Tai Chi Boxer isn’t trying to be a game-changer but it hardly puts a foot wrong

Much better known as Tai Chi Boxer (Other name: THAI CUC THAN QUYEN), this Hong Kong martial arts effort is quite historically significant. It was the last film directed by Yuen Woo-ping for 14 years, the debut of Wu Jing, the Hong Kong breakthrough for Darren Shahlavi, and one of the last films for Sibelle Hu before her retirement.

The story is relatively generic but does include some interesting elements – set in Hangzhou during the late 19th century. It involves the opium trade and the female lead (Christy Chung) is part. That of a group of activists who have been educate abroad and advocate democracy and western science. The overall feel is quite similar to films like the Once Upon a Time in China series. But must have felt quite relevant just a year before the handover.

Wu Jing and Chung are engaging leads, and even if not all of the romantic and comic scenes work there’s always Yuen’s dependable fight choreography. The climax is particularly ambitious, set within a familiar warehouse locale. But featuring some great wire work as well as more ground fighting. Yuen would not direct again until True Legend in 2010, and surprisingly it took Wu almost as long to become the major star he is today.

Wu Jing plays Jacky, a guy who desperately wants to learn kung fu, only his father, a retire Tai Chi master, refuses to teach him. Wu Jing learns kung fu anyway and sneaks away from home only to fall in love. That with the first woman he see’s, angers her fiancé, saves two children from a sacrificial ceremony and exposes an Opium smuggling ring. All in the space of one day!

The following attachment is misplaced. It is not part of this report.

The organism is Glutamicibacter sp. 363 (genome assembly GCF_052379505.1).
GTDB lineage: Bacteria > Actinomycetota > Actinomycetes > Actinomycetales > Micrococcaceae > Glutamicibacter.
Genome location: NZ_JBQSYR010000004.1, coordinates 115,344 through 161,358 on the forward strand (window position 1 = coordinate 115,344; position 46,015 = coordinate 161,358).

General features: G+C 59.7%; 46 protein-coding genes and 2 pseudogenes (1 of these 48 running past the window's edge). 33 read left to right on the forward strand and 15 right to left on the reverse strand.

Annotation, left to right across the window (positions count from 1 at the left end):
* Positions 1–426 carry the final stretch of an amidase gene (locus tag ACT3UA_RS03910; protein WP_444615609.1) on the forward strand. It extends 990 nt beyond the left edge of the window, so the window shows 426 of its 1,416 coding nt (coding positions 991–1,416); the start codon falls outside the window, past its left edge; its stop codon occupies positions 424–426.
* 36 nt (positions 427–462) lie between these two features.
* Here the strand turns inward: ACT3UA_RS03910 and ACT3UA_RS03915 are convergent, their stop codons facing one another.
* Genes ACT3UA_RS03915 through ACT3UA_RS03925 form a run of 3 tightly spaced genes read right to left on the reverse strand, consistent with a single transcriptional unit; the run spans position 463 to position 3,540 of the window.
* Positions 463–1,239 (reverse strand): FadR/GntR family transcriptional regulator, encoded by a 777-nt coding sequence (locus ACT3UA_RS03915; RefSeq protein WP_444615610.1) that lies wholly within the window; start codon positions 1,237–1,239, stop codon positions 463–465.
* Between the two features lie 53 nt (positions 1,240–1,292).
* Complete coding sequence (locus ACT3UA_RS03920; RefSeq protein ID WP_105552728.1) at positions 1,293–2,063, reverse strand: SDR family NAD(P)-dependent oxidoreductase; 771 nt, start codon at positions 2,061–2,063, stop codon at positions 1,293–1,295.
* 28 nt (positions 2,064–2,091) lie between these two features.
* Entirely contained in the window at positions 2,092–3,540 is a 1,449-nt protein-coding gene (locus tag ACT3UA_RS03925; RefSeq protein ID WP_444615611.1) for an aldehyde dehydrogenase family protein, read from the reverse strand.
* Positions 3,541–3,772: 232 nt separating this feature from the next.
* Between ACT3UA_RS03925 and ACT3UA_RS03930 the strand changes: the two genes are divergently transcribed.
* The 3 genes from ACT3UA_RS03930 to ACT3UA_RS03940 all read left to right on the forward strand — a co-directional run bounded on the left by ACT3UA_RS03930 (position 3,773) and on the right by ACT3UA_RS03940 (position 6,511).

Suddenly he has to balance the responsibility of becoming a local hero.

While keeping his kung fu talents under wraps from his suspicious father…… naturally, this doesn’t work out for him.

Story-wise, Tai Chi II (or Tai Chi Boxer, as my copy is call) isn’t anything we haven’t seen in Legend of Drunken Master or Once Upon a Time in China. But the movie rolls along at a lightning pace, it’s well act and it’s funny as hell.

The choreography is a little heavy on the wire-work but it’s still impressive to look at and full of energy. The character are all fully realise, apart from the main villain (Darren Shahlavi). Who plays a pretty one-dimensional British bastard (or Foreign Devil, as he’s awkwardly refer to here)

The best part of the story for me though was the romantic comedy subplot. The main romantic interest, Rose (play by Christy Chung) has a western education which baffles Jacky. That for half of the movie he mispronounces Rose’s name, continually calling her Rat. It’s amazing.

Tai Chi Boxer isn’t trying to be a game-changer but it hardly puts a foot wrong. The jokes all land, the choreography is amazing, the acting is solid all round, the villain is convincingly ‘Boo-Hiss’, the soundtrack is great. If the story was more original this would be a five star movie, hands down.

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